Accelerating Change: World Water Day 2023 and the UN 2023 Water Conference

[divider line_type=”No Line” custom_height=”20″]The world is not on track to achieve the ambitious targets of SDG 6 to ensure availability and sustainable management of water and sanitation for all. Meeting drinking water, sanitation and hygiene targets by 2030 requires four times increase in the pace of progress. This year’s World Water Day1 is about accelerating change to solve the water and sanitation crisis.

Today, on World Water Day, the United Nations launched the 2nd UN Water Conference2, which will focus on the critical role of water in ensuring sustainable water management and addressing global water challenges. The Conference will take place at UN Headquarters in New York from 22 to 24 March and is co-hosted by Tajikistan and the Netherlands.

Water is a dealmaker for the Sustainable Development Goals (SDGs), and for the health and prosperity of people and the planet. Water is thus central to addressing the triple planetary crisis (climate change, biodiversity loss, pollution). Yet progress on water-related SDGs and targets remains alarmingly off track, putting the entire sustainable development agenda at risk.[image_with_animation image_url=”7414″ image_size=”full” animation_type=”entrance” animation=”None” animation_movement_type=”transform_y” hover_animation=”none” alignment=”center” border_radius=”none” box_shadow=”none” image_loading=”default” max_width=”100%” max_width_mobile=”default”]The conference, which brings together water experts, policymakers and representatives from different sectors, aims to find inclusive, action-oriented and cross-sectoral voluntary commitments by governments and stakeholders to get back on track with regard to the SDG process and SDG6 and other water-related goals and targets, in particular with a new Water Action Agenda as a mandated outcome of the UN Water Conference in 2023.

In his invitation, UN Secretary-General Antonio Guterres emphasised the need for greater engagement by governments, industry and other stakeholders, calling it a crucial step towards achieving the water-related Sustainable Development Goals.

“The UN Water Conference in March 2023 must result in a bold water action agenda that gives our world’s lifeblood the commitment it deserves,” he said.

The ICWRGC will contribute to the conference as part of the German delegation and to support the activities of the UN agencies, in particular

  1. Science-Based Global Water Assessment (UNESCO)3
  2. Realizing Early Warning Systems for All (WMO)4
  3. Acceleration for ambient water quality action – A UN Systems Approach (UNEP/WMO/UNESCO, #SDGAction49536)5

The core of our engagement is to highlight the importance of of in-situ water observation data for decision making and to promote evidence-based policies that address water-related issues. By operating global water data centres, the ICWRGC and the Federal Institute of Hydrology primarily aim to improve the global exchange of hydrological observations as a contribution to the SDG6 accelerator “Data and Information”.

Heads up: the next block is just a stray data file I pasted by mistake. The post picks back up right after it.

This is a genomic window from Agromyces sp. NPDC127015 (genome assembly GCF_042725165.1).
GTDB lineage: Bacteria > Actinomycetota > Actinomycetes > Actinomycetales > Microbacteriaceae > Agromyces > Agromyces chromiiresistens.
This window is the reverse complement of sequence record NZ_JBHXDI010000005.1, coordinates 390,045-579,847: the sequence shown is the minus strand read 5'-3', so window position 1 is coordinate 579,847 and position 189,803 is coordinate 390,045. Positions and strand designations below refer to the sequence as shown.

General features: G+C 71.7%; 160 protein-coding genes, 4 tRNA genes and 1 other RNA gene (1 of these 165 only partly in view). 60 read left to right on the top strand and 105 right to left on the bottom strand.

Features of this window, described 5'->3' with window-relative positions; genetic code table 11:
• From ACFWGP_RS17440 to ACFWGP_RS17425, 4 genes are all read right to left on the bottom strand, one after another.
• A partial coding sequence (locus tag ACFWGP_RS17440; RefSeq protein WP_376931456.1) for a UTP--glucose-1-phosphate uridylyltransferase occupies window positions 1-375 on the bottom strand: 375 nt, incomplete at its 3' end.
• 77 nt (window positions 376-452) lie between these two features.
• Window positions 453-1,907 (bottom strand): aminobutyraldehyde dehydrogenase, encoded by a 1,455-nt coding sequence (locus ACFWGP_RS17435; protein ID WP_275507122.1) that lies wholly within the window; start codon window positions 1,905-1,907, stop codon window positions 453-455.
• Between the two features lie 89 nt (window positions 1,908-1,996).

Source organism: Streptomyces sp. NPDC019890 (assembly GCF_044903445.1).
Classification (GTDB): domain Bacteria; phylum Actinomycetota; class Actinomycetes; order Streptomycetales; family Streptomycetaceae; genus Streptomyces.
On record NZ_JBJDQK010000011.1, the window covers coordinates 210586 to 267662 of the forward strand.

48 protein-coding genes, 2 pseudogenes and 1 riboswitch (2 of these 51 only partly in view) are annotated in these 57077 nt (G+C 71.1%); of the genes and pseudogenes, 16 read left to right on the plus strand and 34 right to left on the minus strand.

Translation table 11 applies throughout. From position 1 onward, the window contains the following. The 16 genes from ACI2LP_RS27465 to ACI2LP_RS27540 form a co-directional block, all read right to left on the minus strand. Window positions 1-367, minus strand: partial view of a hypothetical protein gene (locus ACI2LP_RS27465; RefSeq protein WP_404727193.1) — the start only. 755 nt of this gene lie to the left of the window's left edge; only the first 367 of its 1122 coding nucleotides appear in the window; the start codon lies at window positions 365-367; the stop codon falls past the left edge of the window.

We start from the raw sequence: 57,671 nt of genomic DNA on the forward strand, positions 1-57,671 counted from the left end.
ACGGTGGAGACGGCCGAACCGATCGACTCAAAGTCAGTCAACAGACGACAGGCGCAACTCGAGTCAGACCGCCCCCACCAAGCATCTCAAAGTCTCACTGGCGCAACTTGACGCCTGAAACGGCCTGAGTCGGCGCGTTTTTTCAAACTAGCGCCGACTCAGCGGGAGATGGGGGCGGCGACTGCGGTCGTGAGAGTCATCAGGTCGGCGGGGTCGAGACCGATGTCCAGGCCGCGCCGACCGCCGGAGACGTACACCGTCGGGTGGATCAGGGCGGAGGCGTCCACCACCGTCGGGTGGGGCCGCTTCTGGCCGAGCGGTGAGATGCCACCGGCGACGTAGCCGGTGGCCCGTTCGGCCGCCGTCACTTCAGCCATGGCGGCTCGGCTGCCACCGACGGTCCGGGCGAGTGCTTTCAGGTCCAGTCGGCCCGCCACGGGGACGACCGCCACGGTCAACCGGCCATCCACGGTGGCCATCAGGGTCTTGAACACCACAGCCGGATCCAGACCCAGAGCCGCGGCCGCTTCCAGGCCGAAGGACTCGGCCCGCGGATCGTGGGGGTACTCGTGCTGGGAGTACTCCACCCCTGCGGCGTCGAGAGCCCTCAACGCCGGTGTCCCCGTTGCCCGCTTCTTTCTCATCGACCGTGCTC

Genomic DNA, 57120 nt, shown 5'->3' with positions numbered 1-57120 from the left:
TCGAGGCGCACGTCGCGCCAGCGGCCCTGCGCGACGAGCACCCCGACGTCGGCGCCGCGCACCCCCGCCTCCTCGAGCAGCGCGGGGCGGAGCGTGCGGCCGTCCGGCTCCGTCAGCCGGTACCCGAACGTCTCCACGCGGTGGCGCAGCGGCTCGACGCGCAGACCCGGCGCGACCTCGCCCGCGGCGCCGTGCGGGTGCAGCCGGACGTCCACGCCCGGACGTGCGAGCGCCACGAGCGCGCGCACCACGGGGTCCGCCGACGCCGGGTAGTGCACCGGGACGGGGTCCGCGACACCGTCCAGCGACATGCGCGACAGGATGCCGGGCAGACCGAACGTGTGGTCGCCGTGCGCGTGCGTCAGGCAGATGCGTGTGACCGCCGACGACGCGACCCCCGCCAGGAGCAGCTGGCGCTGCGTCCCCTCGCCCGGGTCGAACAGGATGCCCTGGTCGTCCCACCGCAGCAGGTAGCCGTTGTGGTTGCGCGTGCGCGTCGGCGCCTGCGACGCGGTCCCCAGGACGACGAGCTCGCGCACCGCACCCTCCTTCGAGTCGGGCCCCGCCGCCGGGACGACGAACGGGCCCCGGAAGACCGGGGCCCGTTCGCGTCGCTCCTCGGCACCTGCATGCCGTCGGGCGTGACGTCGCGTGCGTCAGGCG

Stephan Dietrich (Deputy Director ICWRGC) added that observations are key to decision making, but in particular the in situ water observation network is not often visible to high-level policy makers worldwide. “We cannot manage what we do not measure and understand. It would be important to connect the water agenda with the agendas on climate change and biodiversity loss, also to ensure sustainable funding of observational networks” he said. In addition, observational data have great value beyond national borders, for example to develop or improve early warning systems, so commitments to improved open exchange of observation data would be another key to achieving the SDGs.

The ICWRGC also addresses defragmentation of water observations in the complex UN system. UNEP and partners have come up with a game-changing idea to reorganise global water quality monitoring. “Bringing together the leading activities of UNEP (Global Environmental Monitoring System for Water Quality), UNESCO’s International Initiative for Water Quality, and WMO’s long-term ambition ‘Water Quality is Known’ would have great potential to accelerate the implementation of SDG6.3 on ambient water quality,” says Philipp Saile, head of the GEMS/Water Data Centre.

In this role, the ICWRGC also strongly supports the #OpenWaterData campaign for governments and organizations led by our partner centre IGRAC, which also has the support of WMO and UNESCO. Join the commitment that IGRAC will submit to the Water Action Agenda (by 31 March). Read the pledge here6 and join by filling out this form.7

The UN Water Conference 2023 comes at a critical time as the world faces increasing challenges of water scarcity and pollution. The conference aims to provide a platform for sharing knowledge and best practices, and accelerate change towards a more sustainable water future.







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